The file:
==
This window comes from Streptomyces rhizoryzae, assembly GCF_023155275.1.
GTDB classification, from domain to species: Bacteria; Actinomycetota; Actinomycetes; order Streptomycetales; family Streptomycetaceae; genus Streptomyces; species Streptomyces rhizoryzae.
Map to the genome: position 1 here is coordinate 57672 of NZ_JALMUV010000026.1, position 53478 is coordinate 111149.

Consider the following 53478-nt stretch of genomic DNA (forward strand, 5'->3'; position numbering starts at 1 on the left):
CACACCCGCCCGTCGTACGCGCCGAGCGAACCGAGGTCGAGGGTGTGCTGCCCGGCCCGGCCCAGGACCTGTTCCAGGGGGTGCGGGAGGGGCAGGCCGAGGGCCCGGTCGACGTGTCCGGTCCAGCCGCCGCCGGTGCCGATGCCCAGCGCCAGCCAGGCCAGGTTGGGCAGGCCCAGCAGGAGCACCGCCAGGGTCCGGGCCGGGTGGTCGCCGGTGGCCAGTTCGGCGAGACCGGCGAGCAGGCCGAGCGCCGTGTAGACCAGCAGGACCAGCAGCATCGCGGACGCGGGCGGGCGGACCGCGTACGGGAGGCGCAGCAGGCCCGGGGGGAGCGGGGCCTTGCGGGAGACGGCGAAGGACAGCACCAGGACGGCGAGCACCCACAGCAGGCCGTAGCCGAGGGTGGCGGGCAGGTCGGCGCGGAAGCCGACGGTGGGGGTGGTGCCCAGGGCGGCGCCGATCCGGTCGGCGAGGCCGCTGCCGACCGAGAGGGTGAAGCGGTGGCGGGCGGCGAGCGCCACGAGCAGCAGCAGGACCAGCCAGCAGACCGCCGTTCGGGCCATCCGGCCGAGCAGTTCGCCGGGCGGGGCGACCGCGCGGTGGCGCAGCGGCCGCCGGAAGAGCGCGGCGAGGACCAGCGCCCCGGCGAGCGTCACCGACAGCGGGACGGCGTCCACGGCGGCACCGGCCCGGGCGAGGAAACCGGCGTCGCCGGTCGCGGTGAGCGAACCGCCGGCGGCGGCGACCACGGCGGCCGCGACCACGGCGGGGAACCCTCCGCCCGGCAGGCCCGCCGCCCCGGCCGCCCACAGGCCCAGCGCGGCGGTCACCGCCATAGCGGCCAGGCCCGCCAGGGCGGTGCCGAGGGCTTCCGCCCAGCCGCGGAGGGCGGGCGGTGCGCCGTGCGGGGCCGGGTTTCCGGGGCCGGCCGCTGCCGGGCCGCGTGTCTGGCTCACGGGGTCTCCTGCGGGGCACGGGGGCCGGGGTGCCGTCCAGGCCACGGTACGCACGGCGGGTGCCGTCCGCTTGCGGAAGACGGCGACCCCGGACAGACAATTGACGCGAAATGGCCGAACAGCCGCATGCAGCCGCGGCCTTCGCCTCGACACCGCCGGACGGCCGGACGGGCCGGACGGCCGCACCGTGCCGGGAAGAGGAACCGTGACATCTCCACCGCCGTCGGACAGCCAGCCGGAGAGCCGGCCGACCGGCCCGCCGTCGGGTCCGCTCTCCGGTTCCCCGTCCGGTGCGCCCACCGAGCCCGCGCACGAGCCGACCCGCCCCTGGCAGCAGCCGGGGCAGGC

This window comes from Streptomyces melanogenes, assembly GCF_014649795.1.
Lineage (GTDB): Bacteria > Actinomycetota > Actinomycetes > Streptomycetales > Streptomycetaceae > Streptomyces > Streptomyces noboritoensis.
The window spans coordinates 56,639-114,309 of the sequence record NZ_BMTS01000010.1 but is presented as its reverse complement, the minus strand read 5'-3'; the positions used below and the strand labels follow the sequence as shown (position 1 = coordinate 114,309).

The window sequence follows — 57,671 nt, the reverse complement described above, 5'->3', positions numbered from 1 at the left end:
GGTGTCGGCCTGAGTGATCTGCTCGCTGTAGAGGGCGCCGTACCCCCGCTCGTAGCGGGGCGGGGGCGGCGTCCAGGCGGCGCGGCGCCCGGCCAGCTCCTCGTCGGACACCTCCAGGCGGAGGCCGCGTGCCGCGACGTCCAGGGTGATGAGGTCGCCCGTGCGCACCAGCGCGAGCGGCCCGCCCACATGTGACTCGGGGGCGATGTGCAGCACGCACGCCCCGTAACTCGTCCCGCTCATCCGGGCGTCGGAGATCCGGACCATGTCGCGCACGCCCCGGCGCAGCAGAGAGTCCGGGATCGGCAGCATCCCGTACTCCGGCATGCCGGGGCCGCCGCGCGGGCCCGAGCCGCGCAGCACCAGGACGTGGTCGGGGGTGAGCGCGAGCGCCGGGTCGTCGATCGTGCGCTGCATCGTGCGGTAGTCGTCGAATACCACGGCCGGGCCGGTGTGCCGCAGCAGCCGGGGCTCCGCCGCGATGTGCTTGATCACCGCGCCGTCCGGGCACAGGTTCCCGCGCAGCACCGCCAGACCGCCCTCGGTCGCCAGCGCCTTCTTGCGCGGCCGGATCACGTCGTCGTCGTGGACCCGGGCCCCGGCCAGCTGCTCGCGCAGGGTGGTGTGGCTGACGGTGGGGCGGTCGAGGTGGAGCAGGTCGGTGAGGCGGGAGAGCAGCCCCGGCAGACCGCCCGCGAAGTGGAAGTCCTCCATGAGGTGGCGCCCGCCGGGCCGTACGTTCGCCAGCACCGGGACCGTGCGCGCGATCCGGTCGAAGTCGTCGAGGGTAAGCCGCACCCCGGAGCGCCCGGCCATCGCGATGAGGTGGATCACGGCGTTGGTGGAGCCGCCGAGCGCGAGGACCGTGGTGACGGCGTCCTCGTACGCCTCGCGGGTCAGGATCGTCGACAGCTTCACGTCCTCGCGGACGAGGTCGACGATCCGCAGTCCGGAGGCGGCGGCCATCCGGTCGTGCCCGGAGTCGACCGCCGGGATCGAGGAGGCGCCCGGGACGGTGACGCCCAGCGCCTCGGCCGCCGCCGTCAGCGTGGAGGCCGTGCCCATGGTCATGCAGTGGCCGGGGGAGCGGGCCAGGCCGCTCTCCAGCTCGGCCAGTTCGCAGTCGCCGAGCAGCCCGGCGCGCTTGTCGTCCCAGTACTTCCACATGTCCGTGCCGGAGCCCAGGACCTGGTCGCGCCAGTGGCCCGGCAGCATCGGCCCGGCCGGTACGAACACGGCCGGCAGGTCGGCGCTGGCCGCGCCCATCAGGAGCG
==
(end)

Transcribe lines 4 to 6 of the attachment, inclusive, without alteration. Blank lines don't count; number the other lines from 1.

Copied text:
Consider the following 53478-nt stretch of genomic DNA (forward strand, 5'->3'; position numbering starts at 1 on the left):
CACACCCGCCCGTCGTACGCGCCGAGCGAACCGAGGTCGAGGGTGTGCTGCCCGGCCCGGCCCAGGACCTGTTCCAGGGGGTGCGGGAGGGGCAGGCCGAGGGCCCGGTCGACGTGTCCGGTCCAGCCGCCGCCGGTGCCGATGCCCAGCGCCAGCCAGGCCAGGTTGGGCAGGCCCAGCAGGAGCACCGCCAGGGTCCGGGCCGGGTGGTCGCCGGTGGCCAGTTCGGCGAGACCGGCGAGCAGGCCGAGCGCCGTGTAGACCAGCAGGACCAGCAGCATCGCGGACGCGGGCGGGCGGACCGCGTACGGGAGGCGCAGCAGGCCCGGGGGGAGCGGGGCCTTGCGGGAGACGGCGAAGGACAGCACCAGGACGGCGAGCACCCACAGCAGGCCGTAGCCGAGGGTGGCGGGCAGGTCGGCGCGGAAGCCGACGGTGGGGGTGGTGCCCAGGGCGGCGCCGATCCGGTCGGCGAGGCCGCTGCCGACCGAGAGGGTGAAGCGGTGGCGGGCGGCGAGCGCCACGAGCAGCAGCAGGACCAGCCAGCAGACCGCCGTTCGGGCCATCCGGCCGAGCAGTTCGCCGGGCGGGGCGACCGCGCGGTGGCGCAGCGGCCGCCGGAAGAGCGCGGCGAGGACCAGCGCCCCGGCGAGCGTCACCGACAGCGGGACGGCGTCCACGGCGGCACCGGCCCGGGCGAGGAAACCGGCGTCGCCGGTCGCGGTGAGCGAACCGCCGGCGGCGGCGACCACGGCGGCCGCGACCACGGCGGGGAACCCTCCGCCCGGCAGGCCCGCCGCCCCGGCCGCCCACAGGCCCAGCGCGGCGGTCACCGCCATAGCGGCCAGGCCCGCCAGGGCGGTGCCGAGGGCTTCCGCCCAGCCGCGGAGGGCGGGCGGTGCGCCGTGCGGGGCCGGGTTTCCGGGGCCGGCCGCTGCCGGGCCGCGTGTCTGGCTCACGGGGTCTCCTGCGGGGCACGGGGGCCGGGGTGCCGTCCAGGCCACGGTACGCACGGCGGGTGCCGTCCGCTTGCGGAAGACGGCGACCCCGGACAGACAATTGACGCGAAATGGCCGAACAGCCGCATGCAGCCGCGGCCTTCGCCTCGACACCGCCGGACGGCCGGACGGGCCGGACGGCCGCACCGTGCCGGGAAGAGGAACCGTGACATCTCCACCGCCGTCGGACAGCCAGCCGGAGAGCCGGCCGACCGGCCCGCCGTCGGGTCCGCTCTCCGGTTCCCCGTCCGGTGCGCCCACCGAGCCCGCGCACGAGCCGACCCGCCCCTGGCAGCAGCCGGGGCAGGC

This window comes from Streptomyces melanogenes, assembly GCF_014649795.1.